Art flipping ‘not as new as you think it is’

Flipping is an investment strategy that works as such: an investor purchases a revenue-generating asset and, not long after, sells it for a profit (and a marked one at that too). The quick turnaround from acquisition to release is where the term comes from.
There is a lot of discussion about this tactic in the art world at present, as it seems to be a growing trend. It seems to be more applicable with the works of emerging artists, but even more established icons are being flipped.
However, the former segment is better suited to this process. As Bloomberg noted earlier this year, up-and-coming artists like Oscar Murillo and Lucien Smith, both still in their 20s, are hot property at the moment. Work by both has respectively shot up by as much as 3,000 per cent in the last two years alone.
It’s about picking your artists, which can be difficult. However, names that constantly crop up in conversations and in magazines, like the two listed above, are a good indicator of potential.
Consider the late Jean Michel Basquiat, who is experiencing both critical and commercial success as of late. While not historic or contemporary in an extremely immediate sense, he is an artist whose work is much sought after.
There is good money to be made, as demonstrated by the triple resale of his painting Warrior between 2005 and 2012. Between those years the value of the work rose by an astonishing 450 per cent to nearly $9 million (approximately £5.5 million). Needless to say, that kind of appreciation in such a short timeframe is remarkable.
Many argue that flipping of this ilk is an unfortunate modern-day development that the art industry could do without. However, the market has, since the calamitous financial crash of 2008, proved to be a resilient, lucrative and exciting place. Traditional investors have accordingly flocked, bringing with them their time-honoured strategies.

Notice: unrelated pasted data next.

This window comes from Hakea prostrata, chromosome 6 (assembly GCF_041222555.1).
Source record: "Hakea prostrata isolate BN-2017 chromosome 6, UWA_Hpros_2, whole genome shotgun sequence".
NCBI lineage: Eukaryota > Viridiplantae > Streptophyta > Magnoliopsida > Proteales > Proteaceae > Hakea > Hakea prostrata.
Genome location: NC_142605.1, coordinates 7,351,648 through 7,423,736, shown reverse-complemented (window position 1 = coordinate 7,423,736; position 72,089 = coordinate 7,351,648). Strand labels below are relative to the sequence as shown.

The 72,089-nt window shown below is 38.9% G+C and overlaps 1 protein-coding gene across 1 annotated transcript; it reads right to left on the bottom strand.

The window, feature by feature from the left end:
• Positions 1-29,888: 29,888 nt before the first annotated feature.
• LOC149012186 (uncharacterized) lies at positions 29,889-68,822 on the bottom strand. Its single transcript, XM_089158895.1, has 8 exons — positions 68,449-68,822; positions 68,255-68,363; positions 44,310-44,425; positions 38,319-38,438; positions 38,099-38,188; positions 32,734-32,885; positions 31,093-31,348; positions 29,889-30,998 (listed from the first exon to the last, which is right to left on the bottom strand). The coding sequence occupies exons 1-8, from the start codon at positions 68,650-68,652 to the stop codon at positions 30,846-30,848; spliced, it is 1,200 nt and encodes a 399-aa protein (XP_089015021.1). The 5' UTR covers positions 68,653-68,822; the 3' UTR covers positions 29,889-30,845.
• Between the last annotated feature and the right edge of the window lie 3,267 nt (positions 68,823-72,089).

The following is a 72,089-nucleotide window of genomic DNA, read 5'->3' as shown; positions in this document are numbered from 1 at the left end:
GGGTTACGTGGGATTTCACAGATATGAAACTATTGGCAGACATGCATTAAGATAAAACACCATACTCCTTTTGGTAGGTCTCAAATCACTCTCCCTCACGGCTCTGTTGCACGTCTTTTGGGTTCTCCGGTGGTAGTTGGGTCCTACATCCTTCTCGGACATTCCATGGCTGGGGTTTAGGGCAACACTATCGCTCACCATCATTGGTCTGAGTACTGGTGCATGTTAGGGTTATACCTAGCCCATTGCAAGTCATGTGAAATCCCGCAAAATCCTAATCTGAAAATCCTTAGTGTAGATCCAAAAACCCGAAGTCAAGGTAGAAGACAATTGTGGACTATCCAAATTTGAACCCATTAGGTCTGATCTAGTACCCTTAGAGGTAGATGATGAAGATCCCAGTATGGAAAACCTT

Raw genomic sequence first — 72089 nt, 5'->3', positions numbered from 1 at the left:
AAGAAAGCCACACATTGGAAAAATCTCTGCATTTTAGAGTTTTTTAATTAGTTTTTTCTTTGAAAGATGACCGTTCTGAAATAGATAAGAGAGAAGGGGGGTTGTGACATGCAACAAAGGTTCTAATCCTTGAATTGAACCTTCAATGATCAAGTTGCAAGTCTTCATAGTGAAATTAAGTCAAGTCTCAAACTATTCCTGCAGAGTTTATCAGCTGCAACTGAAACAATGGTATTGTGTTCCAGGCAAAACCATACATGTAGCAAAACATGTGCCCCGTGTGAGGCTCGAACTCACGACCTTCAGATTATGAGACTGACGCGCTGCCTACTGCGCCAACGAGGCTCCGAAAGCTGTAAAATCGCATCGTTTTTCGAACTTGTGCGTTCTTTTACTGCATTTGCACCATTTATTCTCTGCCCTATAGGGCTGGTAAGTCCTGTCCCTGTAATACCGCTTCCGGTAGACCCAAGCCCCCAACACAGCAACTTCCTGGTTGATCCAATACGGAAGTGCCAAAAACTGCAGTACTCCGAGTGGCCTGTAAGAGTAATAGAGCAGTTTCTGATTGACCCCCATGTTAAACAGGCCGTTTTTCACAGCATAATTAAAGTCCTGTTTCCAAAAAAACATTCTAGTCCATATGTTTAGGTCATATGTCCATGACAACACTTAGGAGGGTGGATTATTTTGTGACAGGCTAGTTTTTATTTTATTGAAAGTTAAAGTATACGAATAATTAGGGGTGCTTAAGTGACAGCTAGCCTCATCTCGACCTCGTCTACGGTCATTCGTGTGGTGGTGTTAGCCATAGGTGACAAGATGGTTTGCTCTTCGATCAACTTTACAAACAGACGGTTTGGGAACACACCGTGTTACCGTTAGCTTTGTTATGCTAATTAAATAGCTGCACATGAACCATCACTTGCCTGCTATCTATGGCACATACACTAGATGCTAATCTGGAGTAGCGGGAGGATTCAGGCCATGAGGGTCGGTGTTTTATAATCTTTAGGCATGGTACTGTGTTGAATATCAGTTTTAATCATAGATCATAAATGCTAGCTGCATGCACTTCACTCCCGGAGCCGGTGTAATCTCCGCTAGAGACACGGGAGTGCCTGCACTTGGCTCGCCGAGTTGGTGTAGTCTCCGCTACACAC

However, the New York Times begs to differ that the phenomenon is new. It recently commissioned two companies that specialise in evaluating art market data to conduct independent studies. The unanimous conclusion is that “reselling may be just the latest iteration of a historical cycle, not a lasting change”.
Tutela Capital and Beautiful Asset Advisors examined art market data from 1995 through 2013 to assess whether there had been an obvious reduction in the time that investors and collectors held onto art.
With a focus on post-war and contemporary art, which has been reselling at auction faster than it was a decade ago, both determined that flipping was not “a new phenomenon”. Compared to what the pace of growth was like during the mid-nineties, for example, the suggestion seems to be that history is repeating itself.
“Contemporary works appearing at auction within three years of their creation are not coming to auction faster than in the past, and that such flipping remains very much the exception, not the rule,” the newspaper stated.
“Though more works come up for sale each year, the percentage of these works was essentially the same last year, less than two percent, as in 2007, Tutela Capital found.”
Cadogan Tate can ship works of art from the US to most destinations around the world.